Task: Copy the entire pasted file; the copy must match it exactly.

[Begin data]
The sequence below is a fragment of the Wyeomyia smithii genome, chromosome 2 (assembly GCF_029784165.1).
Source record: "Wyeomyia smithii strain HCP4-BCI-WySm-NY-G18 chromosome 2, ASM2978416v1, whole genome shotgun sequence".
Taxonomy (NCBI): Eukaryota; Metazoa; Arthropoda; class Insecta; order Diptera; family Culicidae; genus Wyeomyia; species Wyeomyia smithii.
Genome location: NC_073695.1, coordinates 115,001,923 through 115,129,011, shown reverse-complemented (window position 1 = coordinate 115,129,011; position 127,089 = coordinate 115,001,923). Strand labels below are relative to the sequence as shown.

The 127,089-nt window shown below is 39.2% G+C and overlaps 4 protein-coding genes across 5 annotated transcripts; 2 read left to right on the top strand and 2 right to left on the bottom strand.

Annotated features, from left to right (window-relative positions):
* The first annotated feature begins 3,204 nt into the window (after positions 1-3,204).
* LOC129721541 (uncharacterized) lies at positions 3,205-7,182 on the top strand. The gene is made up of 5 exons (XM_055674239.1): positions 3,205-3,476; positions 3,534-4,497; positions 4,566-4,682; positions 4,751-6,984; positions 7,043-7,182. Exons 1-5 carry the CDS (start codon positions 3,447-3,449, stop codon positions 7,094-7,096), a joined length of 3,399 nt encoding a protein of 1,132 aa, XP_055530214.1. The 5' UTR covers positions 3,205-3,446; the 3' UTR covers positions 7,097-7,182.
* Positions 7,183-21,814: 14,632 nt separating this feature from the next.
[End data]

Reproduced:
The sequence below is a fragment of the Wyeomyia smithii genome, chromosome 2 (assembly GCF_029784165.1).
Source record: "Wyeomyia smithii strain HCP4-BCI-WySm-NY-G18 chromosome 2, ASM2978416v1, whole genome shotgun sequence".
Taxonomy (NCBI): Eukaryota; Metazoa; Arthropoda; class Insecta; order Diptera; family Culicidae; genus Wyeomyia; species Wyeomyia smithii.
Genome location: NC_073695.1, coordinates 115,001,923 through 115,129,011, shown reverse-complemented (window position 1 = coordinate 115,129,011; position 127,089 = coordinate 115,001,923). Strand labels below are relative to the sequence as shown.

The 127,089-nt window shown below is 39.2% G+C and overlaps 4 protein-coding genes across 5 annotated transcripts; 2 read left to right on the top strand and 2 right to left on the bottom strand.

Annotated features, from left to right (window-relative positions):
* The first annotated feature begins 3,204 nt into the window (after positions 1-3,204).
* LOC129721541 (uncharacterized) lies at positions 3,205-7,182 on the top strand. The gene is made up of 5 exons (XM_055674239.1): positions 3,205-3,476; positions 3,534-4,497; positions 4,566-4,682; positions 4,751-6,984; positions 7,043-7,182. Exons 1-5 carry the CDS (start codon positions 3,447-3,449, stop codon positions 7,094-7,096), a joined length of 3,399 nt encoding a protein of 1,132 aa, XP_055530214.1. The 5' UTR covers positions 3,205-3,446; the 3' UTR covers positions 7,097-7,182.
* Positions 7,183-21,814: 14,632 nt separating this feature from the next.